[Haskell-cafe] Some thoughts on Type-Directed Name Resolution

Evan Laforge qdunkan at gmail.com
Fri Feb 10 19:11:02 CET 2012

On Thu, Feb 9, 2012 at 10:03 PM, Donn Cave <donn at avvanta.com> wrote:
> Quoth Evan Laforge <qdunkan at gmail.com>,
>> On Thu, Feb 9, 2012 at 12:49 PM, Donn Cave <donn at avvanta.com> wrote:
> ...
>>> For example, in a better world you could write stuff like
>>>   modifyConfig :: (Config -> a) -> (a -> a) -> Config -> Config
>>>   modifyConfig fr fv a = a { fr = fv (fr a) }
>>>   upTempo config = modifyConfig tempo (+ 20) config
>> I think lenses already do better than this, since not only are they
>> more concise than the above (once you've resigned yourself to a few TH
>> splices), they aren't restricted to being only record fields.
> How more concise?  Because =# is more concise than `modifyRecord', etc.,
> or is there some real economy of expression I missed out on?  Asking
> because, honestly I didn't get your earlier example -

More concise because in your example (which is also what most of my
code looks like), you define a modifyX function and then apply it to
form the setField function.  To be complete you would have to define a
modifyX for every branch in the nested records.  It's rare for records
go above 3 levels deep, but you can still wind up with quite a
function boilerplate style modifyX functions.

In the case of lenses, all the relevant modifyX functions are
generated automatically and can be composed.

> setTempo :: Config -> Config
> setTempo y = Config.deflt#Config.tempo =# y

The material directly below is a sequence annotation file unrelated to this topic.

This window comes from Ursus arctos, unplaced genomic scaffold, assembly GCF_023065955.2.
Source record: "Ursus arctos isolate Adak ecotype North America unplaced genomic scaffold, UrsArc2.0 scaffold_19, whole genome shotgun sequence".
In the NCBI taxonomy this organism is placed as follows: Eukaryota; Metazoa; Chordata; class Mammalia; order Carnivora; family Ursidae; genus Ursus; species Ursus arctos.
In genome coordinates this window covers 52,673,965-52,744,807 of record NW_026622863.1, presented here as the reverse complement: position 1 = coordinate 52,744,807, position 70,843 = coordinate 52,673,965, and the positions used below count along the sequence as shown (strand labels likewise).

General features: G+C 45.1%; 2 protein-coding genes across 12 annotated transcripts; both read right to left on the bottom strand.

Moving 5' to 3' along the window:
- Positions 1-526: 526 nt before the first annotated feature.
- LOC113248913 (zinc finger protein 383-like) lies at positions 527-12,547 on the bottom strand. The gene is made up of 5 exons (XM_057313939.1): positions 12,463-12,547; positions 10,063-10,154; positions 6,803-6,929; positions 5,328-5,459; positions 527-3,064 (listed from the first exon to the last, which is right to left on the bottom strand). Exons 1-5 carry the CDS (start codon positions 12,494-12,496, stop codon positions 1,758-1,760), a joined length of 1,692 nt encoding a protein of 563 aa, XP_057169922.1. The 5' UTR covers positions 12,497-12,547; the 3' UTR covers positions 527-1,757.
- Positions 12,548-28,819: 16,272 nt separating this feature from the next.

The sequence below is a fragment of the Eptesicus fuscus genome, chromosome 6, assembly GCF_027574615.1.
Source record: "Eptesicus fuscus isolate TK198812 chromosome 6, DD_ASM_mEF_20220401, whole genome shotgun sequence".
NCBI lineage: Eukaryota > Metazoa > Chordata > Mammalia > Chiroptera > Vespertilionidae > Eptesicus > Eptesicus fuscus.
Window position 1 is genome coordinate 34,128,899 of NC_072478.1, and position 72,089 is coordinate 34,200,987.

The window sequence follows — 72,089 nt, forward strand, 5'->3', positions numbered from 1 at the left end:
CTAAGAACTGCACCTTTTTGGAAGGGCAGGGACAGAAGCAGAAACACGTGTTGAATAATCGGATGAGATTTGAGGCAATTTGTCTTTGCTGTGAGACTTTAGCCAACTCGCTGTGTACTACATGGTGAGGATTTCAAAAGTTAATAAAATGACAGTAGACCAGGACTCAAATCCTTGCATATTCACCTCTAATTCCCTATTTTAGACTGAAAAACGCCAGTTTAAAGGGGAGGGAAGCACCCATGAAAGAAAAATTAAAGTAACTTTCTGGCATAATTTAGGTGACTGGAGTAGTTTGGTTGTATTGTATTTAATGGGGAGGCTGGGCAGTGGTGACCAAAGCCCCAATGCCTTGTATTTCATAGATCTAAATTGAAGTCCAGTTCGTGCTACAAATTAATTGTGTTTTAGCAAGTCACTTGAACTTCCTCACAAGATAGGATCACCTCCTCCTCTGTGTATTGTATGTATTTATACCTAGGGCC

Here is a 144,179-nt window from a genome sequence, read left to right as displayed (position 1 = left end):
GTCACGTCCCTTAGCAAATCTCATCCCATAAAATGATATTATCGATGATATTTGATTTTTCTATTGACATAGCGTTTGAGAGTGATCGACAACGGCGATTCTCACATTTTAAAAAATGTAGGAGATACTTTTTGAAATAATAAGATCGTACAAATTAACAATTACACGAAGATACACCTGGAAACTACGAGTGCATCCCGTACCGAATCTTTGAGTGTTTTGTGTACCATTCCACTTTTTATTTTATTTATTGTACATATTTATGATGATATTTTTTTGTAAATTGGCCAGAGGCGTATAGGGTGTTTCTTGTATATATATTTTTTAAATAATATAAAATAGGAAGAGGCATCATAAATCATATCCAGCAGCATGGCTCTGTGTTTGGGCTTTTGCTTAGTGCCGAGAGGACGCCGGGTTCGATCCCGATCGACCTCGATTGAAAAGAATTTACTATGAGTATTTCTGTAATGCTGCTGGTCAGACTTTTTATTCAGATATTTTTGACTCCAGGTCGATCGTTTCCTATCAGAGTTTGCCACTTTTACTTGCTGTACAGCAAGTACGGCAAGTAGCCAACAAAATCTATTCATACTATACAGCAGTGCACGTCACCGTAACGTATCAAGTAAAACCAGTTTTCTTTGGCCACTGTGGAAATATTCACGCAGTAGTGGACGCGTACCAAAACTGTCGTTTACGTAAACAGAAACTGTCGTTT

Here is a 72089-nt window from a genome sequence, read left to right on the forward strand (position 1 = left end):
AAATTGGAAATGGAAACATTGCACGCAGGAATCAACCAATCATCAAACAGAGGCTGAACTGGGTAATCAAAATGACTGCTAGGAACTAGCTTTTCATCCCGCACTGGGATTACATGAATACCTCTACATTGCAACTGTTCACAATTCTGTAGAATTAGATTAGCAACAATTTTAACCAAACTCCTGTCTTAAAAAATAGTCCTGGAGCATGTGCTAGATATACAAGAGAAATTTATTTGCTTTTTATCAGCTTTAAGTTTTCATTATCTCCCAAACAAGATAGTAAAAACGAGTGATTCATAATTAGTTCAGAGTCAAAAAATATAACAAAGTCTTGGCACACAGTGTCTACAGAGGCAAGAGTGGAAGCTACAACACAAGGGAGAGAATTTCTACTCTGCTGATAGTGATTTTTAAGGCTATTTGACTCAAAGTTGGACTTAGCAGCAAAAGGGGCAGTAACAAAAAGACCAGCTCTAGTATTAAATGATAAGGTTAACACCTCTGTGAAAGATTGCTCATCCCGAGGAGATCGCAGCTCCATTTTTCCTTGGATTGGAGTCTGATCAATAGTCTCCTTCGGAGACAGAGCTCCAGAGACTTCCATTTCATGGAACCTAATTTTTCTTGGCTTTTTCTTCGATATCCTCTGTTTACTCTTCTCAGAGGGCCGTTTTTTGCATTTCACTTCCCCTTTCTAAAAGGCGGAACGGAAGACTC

> ... something's missing, I thought - but maybe it's conciser than
> I can reckon with!

Getting rid of the special operators and eta reduction might make it clearer:

setTempo y config = set (Config.tempo `composeLens` Config.deflt) y config

> The rest - the functions that look like fields, the enforcing invariants,
> etc. - are cool as lens features, but for Haskell records in general it
> seems like something that would call for a lot of discussion.  Compared
> to first class record update, where it's easy to see how close to broken
> the current situation is.

Well, that's why I'm saying we don't have to build the lens features
into the language, though I think at some point one of those lens
libraries should make it into the platform and be encouraged as the
standard way.  I think the field access / modification problem has
already been solved, and I can't even think of a better way to do it.
You could build them into the language by having the record
declaration syntax automatically create lenses instead of plain access
functions.  But that would make it harder to swap out the
implementation, and I don't know if there's sufficient confidence in
the implementations that people are ready to commit to one and build
it into the compiler.  It depends how much people hate the TH gunk
implied by not having the derivation built in.

I think a reasonable course is to use the TH gunk for now and if the
world coalesces on one implementation or if everyone loves the new
records and wants to enshrine them in haskell' then it gets built in.
TH is good as a trying ground for new features.

The thing I think *is* "broken" (well, just awkward, really), is that
I have to type 'set (Config.tempo . Config.deflt)' instead of 'set
(tempo.deflt)'.  Once we get there, then (back to my wacky operators)
'deflt#tempo =# 42 config' is just a jumbled version of the imperative
'config.tempo := 42' only better because it can be partially applied.
Then we just add a lens for Data.Map and imperative
'state[block].config.tempo := 42' can be written 'Map.lens block #
config # tempo #= 42 config'... not bad!  To be sure the only
difference with the current situation is that you have to qualify
those names.

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